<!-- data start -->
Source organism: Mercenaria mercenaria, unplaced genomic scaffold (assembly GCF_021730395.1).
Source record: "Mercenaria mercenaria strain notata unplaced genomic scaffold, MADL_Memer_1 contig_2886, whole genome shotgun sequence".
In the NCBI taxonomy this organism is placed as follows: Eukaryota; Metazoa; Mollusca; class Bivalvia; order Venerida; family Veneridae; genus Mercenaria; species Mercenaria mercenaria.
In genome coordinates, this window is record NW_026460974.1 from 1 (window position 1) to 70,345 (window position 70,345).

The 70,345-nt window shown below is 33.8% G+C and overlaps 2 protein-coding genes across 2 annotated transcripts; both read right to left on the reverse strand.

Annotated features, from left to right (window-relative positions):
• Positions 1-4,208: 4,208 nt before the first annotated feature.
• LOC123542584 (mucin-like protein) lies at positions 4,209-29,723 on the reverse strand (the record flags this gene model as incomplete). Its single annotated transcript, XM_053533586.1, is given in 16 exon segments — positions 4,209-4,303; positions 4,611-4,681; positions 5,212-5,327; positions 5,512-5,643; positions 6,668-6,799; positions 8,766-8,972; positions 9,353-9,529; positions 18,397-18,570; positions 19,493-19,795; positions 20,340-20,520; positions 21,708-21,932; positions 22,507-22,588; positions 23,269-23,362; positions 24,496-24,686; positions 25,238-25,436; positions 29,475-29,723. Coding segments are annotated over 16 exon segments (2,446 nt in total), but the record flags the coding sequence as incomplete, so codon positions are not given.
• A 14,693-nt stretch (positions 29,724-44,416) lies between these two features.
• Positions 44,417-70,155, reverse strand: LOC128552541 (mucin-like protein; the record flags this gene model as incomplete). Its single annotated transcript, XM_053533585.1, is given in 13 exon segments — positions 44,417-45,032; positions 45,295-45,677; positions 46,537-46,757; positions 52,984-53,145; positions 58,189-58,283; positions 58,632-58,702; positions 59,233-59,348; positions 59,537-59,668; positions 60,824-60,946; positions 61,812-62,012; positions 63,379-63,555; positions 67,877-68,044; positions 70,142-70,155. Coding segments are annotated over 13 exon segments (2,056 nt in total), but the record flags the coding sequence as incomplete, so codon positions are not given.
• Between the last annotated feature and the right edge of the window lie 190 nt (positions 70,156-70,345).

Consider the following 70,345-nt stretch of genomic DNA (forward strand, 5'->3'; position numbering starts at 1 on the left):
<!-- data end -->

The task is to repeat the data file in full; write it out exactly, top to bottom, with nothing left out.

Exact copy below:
Source organism: Mercenaria mercenaria, unplaced genomic scaffold (assembly GCF_021730395.1).
Source record: "Mercenaria mercenaria strain notata unplaced genomic scaffold, MADL_Memer_1 contig_2886, whole genome shotgun sequence".
In the NCBI taxonomy this organism is placed as follows: Eukaryota; Metazoa; Mollusca; class Bivalvia; order Venerida; family Veneridae; genus Mercenaria; species Mercenaria mercenaria.
In genome coordinates, this window is record NW_026460974.1 from 1 (window position 1) to 70,345 (window position 70,345).

The 70,345-nt window shown below is 33.8% G+C and overlaps 2 protein-coding genes across 2 annotated transcripts; both read right to left on the reverse strand.

Annotated features, from left to right (window-relative positions):
• Positions 1-4,208: 4,208 nt before the first annotated feature.
• LOC123542584 (mucin-like protein) lies at positions 4,209-29,723 on the reverse strand (the record flags this gene model as incomplete). Its single annotated transcript, XM_053533586.1, is given in 16 exon segments — positions 4,209-4,303; positions 4,611-4,681; positions 5,212-5,327; positions 5,512-5,643; positions 6,668-6,799; positions 8,766-8,972; positions 9,353-9,529; positions 18,397-18,570; positions 19,493-19,795; positions 20,340-20,520; positions 21,708-21,932; positions 22,507-22,588; positions 23,269-23,362; positions 24,496-24,686; positions 25,238-25,436; positions 29,475-29,723. Coding segments are annotated over 16 exon segments (2,446 nt in total), but the record flags the coding sequence as incomplete, so codon positions are not given.
• A 14,693-nt stretch (positions 29,724-44,416) lies between these two features.
• Positions 44,417-70,155, reverse strand: LOC128552541 (mucin-like protein; the record flags this gene model as incomplete). Its single annotated transcript, XM_053533585.1, is given in 13 exon segments — positions 44,417-45,032; positions 45,295-45,677; positions 46,537-46,757; positions 52,984-53,145; positions 58,189-58,283; positions 58,632-58,702; positions 59,233-59,348; positions 59,537-59,668; positions 60,824-60,946; positions 61,812-62,012; positions 63,379-63,555; positions 67,877-68,044; positions 70,142-70,155. Coding segments are annotated over 13 exon segments (2,056 nt in total), but the record flags the coding sequence as incomplete, so codon positions are not given.
• Between the last annotated feature and the right edge of the window lie 190 nt (positions 70,156-70,345).

Consider the following 70,345-nt stretch of genomic DNA (forward strand, 5'->3'; position numbering starts at 1 on the left):